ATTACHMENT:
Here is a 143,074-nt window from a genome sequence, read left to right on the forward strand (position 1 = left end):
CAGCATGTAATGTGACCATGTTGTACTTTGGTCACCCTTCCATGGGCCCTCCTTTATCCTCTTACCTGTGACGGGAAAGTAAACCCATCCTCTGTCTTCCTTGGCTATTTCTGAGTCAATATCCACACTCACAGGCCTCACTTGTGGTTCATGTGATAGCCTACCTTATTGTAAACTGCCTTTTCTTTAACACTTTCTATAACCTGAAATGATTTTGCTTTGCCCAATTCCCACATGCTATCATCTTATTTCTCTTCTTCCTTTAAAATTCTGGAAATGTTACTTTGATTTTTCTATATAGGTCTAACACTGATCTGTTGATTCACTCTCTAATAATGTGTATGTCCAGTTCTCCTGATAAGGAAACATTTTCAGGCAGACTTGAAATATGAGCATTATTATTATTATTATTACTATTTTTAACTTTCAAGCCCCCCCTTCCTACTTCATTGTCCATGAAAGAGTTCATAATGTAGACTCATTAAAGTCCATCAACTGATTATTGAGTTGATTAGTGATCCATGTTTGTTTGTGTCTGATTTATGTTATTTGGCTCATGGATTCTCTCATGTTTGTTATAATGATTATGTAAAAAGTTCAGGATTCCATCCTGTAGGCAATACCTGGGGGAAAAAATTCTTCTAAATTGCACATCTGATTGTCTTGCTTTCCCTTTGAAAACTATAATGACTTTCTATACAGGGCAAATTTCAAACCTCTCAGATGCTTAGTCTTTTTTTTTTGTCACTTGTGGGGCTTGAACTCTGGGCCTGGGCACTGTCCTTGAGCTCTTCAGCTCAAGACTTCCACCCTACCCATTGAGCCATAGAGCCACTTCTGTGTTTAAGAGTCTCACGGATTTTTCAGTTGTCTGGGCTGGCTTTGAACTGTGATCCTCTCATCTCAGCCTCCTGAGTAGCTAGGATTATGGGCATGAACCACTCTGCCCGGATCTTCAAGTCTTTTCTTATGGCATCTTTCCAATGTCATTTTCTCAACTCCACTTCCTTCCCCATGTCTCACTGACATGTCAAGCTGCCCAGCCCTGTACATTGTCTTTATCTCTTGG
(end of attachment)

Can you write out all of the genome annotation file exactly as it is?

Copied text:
Here is a 143,074-nt window from a genome sequence, read left to right on the forward strand (position 1 = left end):
CAGCATGTAATGTGACCATGTTGTACTTTGGTCACCCTTCCATGGGCCCTCCTTTATCCTCTTACCTGTGACGGGAAAGTAAACCCATCCTCTGTCTTCCTTGGCTATTTCTGAGTCAATATCCACACTCACAGGCCTCACTTGTGGTTCATGTGATAGCCTACCTTATTGTAAACTGCCTTTTCTTTAACACTTTCTATAACCTGAAATGATTTTGCTTTGCCCAATTCCCACATGCTATCATCTTATTTCTCTTCTTCCTTTAAAATTCTGGAAATGTTACTTTGATTTTTCTATATAGGTCTAACACTGATCTGTTGATTCACTCTCTAATAATGTGTATGTCCAGTTCTCCTGATAAGGAAACATTTTCAGGCAGACTTGAAATATGAGCATTATTATTATTATTATTACTATTTTTAACTTTCAAGCCCCCCCTTCCTACTTCATTGTCCATGAAAGAGTTCATAATGTAGACTCATTAAAGTCCATCAACTGATTATTGAGTTGATTAGTGATCCATGTTTGTTTGTGTCTGATTTATGTTATTTGGCTCATGGATTCTCTCATGTTTGTTATAATGATTATGTAAAAAGTTCAGGATTCCATCCTGTAGGCAATACCTGGGGGAAAAAATTCTTCTAAATTGCACATCTGATTGTCTTGCTTTCCCTTTGAAAACTATAATGACTTTCTATACAGGGCAAATTTCAAACCTCTCAGATGCTTAGTCTTTTTTTTTTGTCACTTGTGGGGCTTGAACTCTGGGCCTGGGCACTGTCCTTGAGCTCTTCAGCTCAAGACTTCCACCCTACCCATTGAGCCATAGAGCCACTTCTGTGTTTAAGAGTCTCACGGATTTTTCAGTTGTCTGGGCTGGCTTTGAACTGTGATCCTCTCATCTCAGCCTCCTGAGTAGCTAGGATTATGGGCATGAACCACTCTGCCCGGATCTTCAAGTCTTTTCTTATGGCATCTTTCCAATGTCATTTTCTCAACTCCACTTCCTTCCCCATGTCTCACTGACATGTCAAGCTGCCCAGCCCTGTACATTGTCTTTATCTCTTGG